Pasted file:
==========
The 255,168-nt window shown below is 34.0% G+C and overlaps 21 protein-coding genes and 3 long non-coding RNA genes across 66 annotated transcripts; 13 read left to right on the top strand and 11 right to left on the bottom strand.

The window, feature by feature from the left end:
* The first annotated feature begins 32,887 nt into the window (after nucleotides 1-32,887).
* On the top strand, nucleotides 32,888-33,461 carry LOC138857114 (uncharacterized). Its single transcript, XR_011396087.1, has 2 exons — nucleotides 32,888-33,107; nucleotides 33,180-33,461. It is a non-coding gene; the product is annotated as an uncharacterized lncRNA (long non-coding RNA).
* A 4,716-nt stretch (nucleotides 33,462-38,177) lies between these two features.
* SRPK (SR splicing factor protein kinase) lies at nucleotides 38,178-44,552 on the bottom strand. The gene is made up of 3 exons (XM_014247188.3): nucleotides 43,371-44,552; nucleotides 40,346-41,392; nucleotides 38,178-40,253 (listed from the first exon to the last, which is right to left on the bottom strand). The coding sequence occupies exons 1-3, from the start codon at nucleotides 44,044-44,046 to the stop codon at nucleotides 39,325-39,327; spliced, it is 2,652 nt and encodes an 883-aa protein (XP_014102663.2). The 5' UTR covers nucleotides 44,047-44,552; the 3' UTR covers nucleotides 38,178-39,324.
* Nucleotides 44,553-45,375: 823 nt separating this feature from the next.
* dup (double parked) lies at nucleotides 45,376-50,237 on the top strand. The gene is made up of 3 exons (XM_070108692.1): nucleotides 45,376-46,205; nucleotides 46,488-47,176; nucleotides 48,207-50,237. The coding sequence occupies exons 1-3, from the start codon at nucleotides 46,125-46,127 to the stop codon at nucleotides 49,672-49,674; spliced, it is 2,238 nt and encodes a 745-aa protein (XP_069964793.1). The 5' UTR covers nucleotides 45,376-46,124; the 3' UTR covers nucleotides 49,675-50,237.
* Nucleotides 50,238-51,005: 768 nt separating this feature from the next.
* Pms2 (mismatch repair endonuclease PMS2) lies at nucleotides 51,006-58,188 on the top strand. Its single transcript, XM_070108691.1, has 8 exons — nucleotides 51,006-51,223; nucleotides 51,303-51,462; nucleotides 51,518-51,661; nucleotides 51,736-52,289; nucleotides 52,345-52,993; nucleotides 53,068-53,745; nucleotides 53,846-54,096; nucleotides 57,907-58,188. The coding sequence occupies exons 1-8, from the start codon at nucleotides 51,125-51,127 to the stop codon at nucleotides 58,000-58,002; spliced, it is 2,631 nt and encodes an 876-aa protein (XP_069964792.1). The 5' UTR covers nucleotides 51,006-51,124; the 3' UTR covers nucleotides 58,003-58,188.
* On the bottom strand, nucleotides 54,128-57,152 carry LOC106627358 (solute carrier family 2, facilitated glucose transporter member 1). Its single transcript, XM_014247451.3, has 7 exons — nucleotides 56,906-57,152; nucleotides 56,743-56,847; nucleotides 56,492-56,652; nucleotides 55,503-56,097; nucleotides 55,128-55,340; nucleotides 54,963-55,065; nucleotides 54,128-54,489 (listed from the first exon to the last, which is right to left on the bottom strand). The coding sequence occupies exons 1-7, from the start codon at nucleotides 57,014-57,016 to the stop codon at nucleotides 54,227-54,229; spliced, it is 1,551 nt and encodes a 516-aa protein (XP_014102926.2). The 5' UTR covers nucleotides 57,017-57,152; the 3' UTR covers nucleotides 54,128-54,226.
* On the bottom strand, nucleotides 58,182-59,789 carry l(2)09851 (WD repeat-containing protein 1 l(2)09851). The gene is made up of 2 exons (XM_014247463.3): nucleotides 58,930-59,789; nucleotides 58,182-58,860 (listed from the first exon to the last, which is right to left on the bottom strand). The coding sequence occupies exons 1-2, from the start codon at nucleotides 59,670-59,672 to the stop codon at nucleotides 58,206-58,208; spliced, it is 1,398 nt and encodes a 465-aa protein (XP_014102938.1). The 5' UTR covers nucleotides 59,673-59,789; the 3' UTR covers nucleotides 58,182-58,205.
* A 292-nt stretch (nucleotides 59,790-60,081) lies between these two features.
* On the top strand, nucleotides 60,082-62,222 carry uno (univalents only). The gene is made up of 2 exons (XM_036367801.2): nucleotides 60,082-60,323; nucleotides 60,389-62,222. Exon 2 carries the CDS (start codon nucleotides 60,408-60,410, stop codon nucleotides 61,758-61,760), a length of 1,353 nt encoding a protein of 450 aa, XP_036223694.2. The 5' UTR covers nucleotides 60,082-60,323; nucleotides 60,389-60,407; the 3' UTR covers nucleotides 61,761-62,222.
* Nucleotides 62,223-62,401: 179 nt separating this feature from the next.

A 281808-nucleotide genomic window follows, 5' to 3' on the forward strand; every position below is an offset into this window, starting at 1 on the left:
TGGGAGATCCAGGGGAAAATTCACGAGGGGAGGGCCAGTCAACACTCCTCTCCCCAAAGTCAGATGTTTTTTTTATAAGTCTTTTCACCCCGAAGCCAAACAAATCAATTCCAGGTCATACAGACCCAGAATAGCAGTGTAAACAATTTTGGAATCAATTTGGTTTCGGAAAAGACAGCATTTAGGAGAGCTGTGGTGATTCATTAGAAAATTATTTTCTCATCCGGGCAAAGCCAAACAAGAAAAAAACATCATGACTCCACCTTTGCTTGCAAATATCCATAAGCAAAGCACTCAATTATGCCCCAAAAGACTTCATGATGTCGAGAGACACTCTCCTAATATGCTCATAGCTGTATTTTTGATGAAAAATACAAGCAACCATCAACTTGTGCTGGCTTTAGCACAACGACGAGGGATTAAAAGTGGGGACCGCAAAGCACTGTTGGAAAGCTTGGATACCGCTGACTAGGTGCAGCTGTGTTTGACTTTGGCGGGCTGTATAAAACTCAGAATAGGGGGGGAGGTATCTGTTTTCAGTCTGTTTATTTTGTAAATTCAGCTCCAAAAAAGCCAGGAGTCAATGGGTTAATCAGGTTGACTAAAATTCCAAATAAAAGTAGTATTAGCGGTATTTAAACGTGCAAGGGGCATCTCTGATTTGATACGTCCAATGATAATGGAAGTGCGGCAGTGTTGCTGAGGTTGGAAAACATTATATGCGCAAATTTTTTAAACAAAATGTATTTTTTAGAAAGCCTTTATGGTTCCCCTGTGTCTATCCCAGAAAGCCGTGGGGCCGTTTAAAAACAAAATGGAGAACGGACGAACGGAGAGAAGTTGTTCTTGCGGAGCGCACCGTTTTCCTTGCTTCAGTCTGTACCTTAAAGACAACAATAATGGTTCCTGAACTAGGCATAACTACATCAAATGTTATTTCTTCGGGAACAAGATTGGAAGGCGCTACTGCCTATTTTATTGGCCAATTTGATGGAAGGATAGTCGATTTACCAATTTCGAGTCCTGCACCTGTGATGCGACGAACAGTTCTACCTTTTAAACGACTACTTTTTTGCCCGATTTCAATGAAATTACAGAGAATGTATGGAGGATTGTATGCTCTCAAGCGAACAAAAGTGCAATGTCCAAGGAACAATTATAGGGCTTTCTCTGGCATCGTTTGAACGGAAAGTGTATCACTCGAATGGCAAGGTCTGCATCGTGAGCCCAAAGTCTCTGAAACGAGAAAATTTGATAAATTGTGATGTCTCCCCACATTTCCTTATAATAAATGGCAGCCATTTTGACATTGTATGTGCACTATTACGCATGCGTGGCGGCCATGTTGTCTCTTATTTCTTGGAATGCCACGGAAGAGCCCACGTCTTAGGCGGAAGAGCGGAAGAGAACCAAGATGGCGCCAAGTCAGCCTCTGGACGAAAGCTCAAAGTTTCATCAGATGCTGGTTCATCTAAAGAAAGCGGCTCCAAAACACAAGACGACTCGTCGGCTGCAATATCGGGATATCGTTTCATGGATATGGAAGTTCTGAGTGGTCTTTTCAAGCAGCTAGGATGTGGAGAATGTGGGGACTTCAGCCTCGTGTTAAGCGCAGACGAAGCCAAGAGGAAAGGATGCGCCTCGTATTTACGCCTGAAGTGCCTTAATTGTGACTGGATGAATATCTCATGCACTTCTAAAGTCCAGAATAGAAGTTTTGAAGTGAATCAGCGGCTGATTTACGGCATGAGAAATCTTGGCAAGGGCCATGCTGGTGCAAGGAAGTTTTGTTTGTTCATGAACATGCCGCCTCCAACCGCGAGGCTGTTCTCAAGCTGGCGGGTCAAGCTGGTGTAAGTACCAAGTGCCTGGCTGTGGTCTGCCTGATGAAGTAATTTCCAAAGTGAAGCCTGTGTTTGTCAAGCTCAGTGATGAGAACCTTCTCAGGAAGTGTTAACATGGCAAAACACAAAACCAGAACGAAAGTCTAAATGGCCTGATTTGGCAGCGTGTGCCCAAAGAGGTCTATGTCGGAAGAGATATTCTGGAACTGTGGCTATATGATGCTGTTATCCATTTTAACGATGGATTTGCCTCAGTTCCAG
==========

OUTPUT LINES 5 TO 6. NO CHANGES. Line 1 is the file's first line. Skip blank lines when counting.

* A 4,716-nt stretch (nucleotides 33,462-38,177) lies between these two features.
* SRPK (SR splicing factor protein kinase) lies at nucleotides 38,178-44,552 on the bottom strand. The gene is made up of 3 exons (XM_014247188.3): nucleotides 43,371-44,552; nucleotides 40,346-41,392; nucleotides 38,178-40,253 (listed from the first exon to the last, which is right to left on the bottom strand). The coding sequence occupies exons 1-3, from the start codon at nucleotides 44,044-44,046 to the stop codon at nucleotides 39,325-39,327; spliced, it is 2,652 nt and encodes an 883-aa protein (XP_014102663.2). The 5' UTR covers nucleotides 44,047-44,552; the 3' UTR covers nucleotides 38,178-39,324.